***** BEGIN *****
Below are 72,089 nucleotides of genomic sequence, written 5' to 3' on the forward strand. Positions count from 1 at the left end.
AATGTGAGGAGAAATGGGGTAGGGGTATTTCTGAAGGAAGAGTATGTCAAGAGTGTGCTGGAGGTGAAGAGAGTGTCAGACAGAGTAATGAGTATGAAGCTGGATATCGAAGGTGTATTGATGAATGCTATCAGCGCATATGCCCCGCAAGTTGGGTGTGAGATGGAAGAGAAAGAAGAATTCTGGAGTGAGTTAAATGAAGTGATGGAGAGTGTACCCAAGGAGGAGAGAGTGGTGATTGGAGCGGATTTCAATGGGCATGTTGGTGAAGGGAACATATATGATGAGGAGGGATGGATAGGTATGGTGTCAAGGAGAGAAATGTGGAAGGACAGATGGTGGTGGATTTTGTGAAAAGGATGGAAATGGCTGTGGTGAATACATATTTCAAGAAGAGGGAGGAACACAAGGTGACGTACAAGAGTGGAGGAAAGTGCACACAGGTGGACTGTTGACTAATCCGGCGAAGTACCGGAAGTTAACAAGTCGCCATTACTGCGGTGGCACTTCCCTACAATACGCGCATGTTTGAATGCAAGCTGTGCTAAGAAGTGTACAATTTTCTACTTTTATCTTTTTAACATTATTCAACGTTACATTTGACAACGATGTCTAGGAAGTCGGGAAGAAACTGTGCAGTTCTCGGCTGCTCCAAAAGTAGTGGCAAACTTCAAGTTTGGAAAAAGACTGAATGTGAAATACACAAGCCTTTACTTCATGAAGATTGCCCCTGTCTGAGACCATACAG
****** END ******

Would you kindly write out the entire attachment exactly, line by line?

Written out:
Below are 72,089 nucleotides of genomic sequence, written 5' to 3' on the forward strand. Positions count from 1 at the left end.
AATGTGAGGAGAAATGGGGTAGGGGTATTTCTGAAGGAAGAGTATGTCAAGAGTGTGCTGGAGGTGAAGAGAGTGTCAGACAGAGTAATGAGTATGAAGCTGGATATCGAAGGTGTATTGATGAATGCTATCAGCGCATATGCCCCGCAAGTTGGGTGTGAGATGGAAGAGAAAGAAGAATTCTGGAGTGAGTTAAATGAAGTGATGGAGAGTGTACCCAAGGAGGAGAGAGTGGTGATTGGAGCGGATTTCAATGGGCATGTTGGTGAAGGGAACATATATGATGAGGAGGGATGGATAGGTATGGTGTCAAGGAGAGAAATGTGGAAGGACAGATGGTGGTGGATTTTGTGAAAAGGATGGAAATGGCTGTGGTGAATACATATTTCAAGAAGAGGGAGGAACACAAGGTGACGTACAAGAGTGGAGGAAAGTGCACACAGGTGGACTGTTGACTAATCCGGCGAAGTACCGGAAGTTAACAAGTCGCCATTACTGCGGTGGCACTTCCCTACAATACGCGCATGTTTGAATGCAAGCTGTGCTAAGAAGTGTACAATTTTCTACTTTTATCTTTTTAACATTATTCAACGTTACATTTGACAACGATGTCTAGGAAGTCGGGAAGAAACTGTGCAGTTCTCGGCTGCTCCAAAAGTAGTGGCAAACTTCAAGTTTGGAAAAAGACTGAATGTGAAATACACAAGCCTTTACTTCATGAAGATTGCCCCTGTCTGAGACCATACAG